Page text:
POSTED Thu. Jan 15, 2015

New Orleans Moments

Happy 100th Birthday, Prytania
Adam Karlin
Written by ADAM KARLIN

The first movie I saw in New Orleans was at the Prytania Theatre. That is both a statement of fact and a phrase that could likely be repeated by many thousands of this city’s residents.

For years – a century today, actually – this Uptown theater (so old it’s a ‘theatre’, with the reversed ‘re’), the oldest operating movie house in the city, has been an anchor of the New Orleans cinematic scene. The Prytania celebrates reaching triple digits today with an all day block party. Admittedly, the mid-January weather is about as hostile to a block party as it’s possible to get, but that’s besides the point.

The Prytania is 100 years old. Many American cities can’t claim that sort of age, let alone their constituent businesses. The Prytania’s celebration of its centennial is a cultural touchstone for New Orleans, a date for all her citizens to remember.

We go to the movies to escape into fantasy, and it says something of the Prytania’s beauty that the venue itself is as dreamy as the films that play across its single screen. This is an old school movie house, classically appointed. It feels lived in, like a comfortable pair of jeans, or a beloved recliner. There are few traces of the modern American movie going experience: no IMAX-y floor to cathedral ceiling screens, no corporate concession stand fronted by acres of cheap carpet, no annoying chain theater admonitions to turn off cell phones.

No; the Prytania opts for the anachronistic version of all of the above. That’s a very New Orleans way of doing things, because as any New Orleans lover knows, in this town, the less efficient, less polished way of doing things is also a bit more charming. Want to get food? The Prytania asks us all to go the lobby.

What’s in the lobby? Popcorn and candy, yes, but also a dedicated espresso and gelato stand. Want to advertise a business before the previews? The Prytania eschews an ad for the area mall, and replaces it with a spot for a neighborhood ice cream shop created by a local comedy troupe.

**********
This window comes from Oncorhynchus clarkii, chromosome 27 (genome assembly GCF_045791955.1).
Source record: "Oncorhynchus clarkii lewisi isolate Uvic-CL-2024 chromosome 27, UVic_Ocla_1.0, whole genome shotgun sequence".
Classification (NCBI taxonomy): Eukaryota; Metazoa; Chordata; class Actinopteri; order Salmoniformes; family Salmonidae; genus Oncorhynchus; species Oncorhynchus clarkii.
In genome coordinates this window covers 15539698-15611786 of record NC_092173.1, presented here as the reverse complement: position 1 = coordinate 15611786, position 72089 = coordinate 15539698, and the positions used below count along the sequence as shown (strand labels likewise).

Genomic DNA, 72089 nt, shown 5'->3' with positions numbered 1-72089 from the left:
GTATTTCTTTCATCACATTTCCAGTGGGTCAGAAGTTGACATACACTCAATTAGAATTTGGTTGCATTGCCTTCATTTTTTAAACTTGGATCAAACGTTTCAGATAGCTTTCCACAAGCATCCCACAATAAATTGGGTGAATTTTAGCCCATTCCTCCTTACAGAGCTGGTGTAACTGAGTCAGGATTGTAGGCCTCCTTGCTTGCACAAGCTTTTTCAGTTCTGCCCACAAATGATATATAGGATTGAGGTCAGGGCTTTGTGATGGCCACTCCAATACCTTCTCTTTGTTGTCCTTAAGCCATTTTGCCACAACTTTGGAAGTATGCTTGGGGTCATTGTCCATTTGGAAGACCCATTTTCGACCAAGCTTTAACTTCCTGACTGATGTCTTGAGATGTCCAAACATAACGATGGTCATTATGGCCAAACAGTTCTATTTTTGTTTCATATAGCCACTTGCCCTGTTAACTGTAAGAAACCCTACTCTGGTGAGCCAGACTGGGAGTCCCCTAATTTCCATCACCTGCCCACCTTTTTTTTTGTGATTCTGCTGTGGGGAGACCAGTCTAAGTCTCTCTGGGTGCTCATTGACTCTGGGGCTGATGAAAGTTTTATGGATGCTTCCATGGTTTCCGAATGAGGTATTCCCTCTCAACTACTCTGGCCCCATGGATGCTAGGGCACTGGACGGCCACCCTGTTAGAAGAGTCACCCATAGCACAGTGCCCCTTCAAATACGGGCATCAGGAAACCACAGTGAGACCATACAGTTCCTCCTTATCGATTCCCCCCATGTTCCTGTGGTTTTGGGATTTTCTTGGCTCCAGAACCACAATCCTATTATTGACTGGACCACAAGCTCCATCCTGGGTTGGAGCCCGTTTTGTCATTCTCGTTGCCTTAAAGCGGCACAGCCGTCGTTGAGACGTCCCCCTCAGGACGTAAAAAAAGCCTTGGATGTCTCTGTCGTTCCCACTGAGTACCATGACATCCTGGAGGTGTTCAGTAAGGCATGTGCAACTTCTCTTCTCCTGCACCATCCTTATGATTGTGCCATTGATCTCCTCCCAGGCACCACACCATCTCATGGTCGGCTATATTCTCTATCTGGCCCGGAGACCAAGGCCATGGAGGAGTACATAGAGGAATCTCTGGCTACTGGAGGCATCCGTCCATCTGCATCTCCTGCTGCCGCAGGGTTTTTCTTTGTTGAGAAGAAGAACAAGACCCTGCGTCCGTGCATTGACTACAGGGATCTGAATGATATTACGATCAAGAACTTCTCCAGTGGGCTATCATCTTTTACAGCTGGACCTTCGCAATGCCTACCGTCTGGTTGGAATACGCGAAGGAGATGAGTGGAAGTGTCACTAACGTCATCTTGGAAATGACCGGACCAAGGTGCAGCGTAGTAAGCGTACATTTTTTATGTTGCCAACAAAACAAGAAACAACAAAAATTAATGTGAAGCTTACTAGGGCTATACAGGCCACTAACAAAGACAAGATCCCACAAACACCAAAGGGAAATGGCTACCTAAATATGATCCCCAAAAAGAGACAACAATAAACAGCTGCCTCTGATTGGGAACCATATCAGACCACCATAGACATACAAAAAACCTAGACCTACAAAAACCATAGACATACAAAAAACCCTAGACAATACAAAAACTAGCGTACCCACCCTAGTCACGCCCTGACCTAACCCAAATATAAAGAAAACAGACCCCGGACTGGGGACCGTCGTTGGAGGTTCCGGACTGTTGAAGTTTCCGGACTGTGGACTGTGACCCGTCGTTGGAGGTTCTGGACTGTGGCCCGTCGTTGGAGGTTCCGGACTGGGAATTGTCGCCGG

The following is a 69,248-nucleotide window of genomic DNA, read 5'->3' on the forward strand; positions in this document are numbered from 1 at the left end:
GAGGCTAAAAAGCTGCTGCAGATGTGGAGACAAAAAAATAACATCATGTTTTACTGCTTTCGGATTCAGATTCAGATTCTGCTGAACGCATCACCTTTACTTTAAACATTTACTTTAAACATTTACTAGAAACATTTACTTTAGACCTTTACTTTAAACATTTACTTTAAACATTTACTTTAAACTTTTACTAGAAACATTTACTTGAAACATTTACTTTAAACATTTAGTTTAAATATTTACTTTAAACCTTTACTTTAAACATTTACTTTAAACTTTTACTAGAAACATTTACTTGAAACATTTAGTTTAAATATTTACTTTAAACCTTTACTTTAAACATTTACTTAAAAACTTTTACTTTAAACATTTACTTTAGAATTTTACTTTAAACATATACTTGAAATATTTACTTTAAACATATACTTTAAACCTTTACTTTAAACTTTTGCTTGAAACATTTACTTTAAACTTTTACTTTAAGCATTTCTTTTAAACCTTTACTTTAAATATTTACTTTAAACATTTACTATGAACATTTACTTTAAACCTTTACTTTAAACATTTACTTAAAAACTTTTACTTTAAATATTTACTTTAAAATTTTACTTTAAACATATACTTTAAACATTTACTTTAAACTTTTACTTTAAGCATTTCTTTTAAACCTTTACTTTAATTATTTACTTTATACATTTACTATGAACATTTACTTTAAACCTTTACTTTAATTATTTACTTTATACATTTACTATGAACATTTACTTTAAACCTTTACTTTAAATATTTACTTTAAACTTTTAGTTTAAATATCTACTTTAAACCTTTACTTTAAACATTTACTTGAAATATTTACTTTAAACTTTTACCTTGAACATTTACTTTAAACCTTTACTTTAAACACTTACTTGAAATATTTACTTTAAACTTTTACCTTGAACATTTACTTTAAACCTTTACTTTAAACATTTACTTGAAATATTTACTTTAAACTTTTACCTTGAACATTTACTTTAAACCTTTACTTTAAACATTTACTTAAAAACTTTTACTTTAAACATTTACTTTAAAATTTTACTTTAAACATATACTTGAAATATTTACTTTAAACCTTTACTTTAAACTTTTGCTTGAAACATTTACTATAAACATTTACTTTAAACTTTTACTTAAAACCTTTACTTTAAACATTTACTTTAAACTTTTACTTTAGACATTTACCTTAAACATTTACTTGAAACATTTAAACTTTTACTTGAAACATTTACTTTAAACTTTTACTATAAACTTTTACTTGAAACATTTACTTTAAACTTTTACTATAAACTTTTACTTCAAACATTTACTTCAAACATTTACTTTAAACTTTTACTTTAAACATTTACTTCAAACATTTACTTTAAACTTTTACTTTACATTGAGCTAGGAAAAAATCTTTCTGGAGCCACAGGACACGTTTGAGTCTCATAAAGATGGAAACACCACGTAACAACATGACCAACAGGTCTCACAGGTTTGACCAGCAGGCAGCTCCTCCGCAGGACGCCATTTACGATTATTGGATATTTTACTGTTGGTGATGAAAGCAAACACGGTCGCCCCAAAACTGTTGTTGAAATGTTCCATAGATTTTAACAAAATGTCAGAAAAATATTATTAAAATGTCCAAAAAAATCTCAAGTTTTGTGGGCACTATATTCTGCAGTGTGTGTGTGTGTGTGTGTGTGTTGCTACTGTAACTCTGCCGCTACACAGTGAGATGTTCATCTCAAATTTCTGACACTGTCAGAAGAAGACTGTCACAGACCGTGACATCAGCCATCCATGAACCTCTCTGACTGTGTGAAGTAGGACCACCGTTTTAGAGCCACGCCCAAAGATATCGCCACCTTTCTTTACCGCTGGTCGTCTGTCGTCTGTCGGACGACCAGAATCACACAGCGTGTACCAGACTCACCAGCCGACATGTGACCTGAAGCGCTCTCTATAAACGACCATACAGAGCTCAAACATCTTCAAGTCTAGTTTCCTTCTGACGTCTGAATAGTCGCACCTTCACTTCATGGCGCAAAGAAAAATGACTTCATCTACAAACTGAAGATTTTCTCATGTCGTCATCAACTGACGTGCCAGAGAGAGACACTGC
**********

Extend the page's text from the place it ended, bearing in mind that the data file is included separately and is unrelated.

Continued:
Hollywood blockbusters? They play all the time at the Prytania. But so do classical flicks, family features around Christmas time, and late night showings of cult classics like the Room and Rocky Horror Picture Show, movies where the viewing emphasizes audience participation.

In short, the Prytania crystallizes the lovely elements of going to the movies we remember from childhood and cherish today: a sense of shared wonder at a single cinematic offering on one screen; idiosyncratic concessions; a curated film experience. And it’s all been happening for a century.

The Prytania block party riuns from 5-10pm, but movies are playing at the theater (or theatre, we suppose) all day, including a 2:30pm screening of Cinema Paradiso, a film whose subject matter – childhood love of the silver screen at a village movie house – fits the Prytania’s mission to a T. More information here.

Image courtesy of the Prytania Theatre.

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    The Arts Council of New Orleans

    The Arts Council of New Orleans is a private, non-profit organization designated as the City’s official arts agency. The Arts Council serves as one of eight regional distributing agencies for state arts funds and administers available municipal arts grants and the Percent For Art program for the City of New Orleans. The Arts Council works in partnership with the City of New Orleans, community groups, local, state, and national governmental agencies, and other nonprofit arts organizations to meet the arts and cultural needs of the New Orleans community through a diversity of initiatives and services.


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    The Southern Food and Beverage Museum is a nonprofit living history organization dedicated to the discovery, understanding and celebration of the food, drink and the related culture of the South. While based in New Orleans, the Museum examines and celebrates all the cultures that have come together through the centuries to create the South’s unique culinary heritage. The Museum is also home to the collections of the Museum of the American Cocktail, the Galerie d’Absinthe, and a demonstration kitchen.

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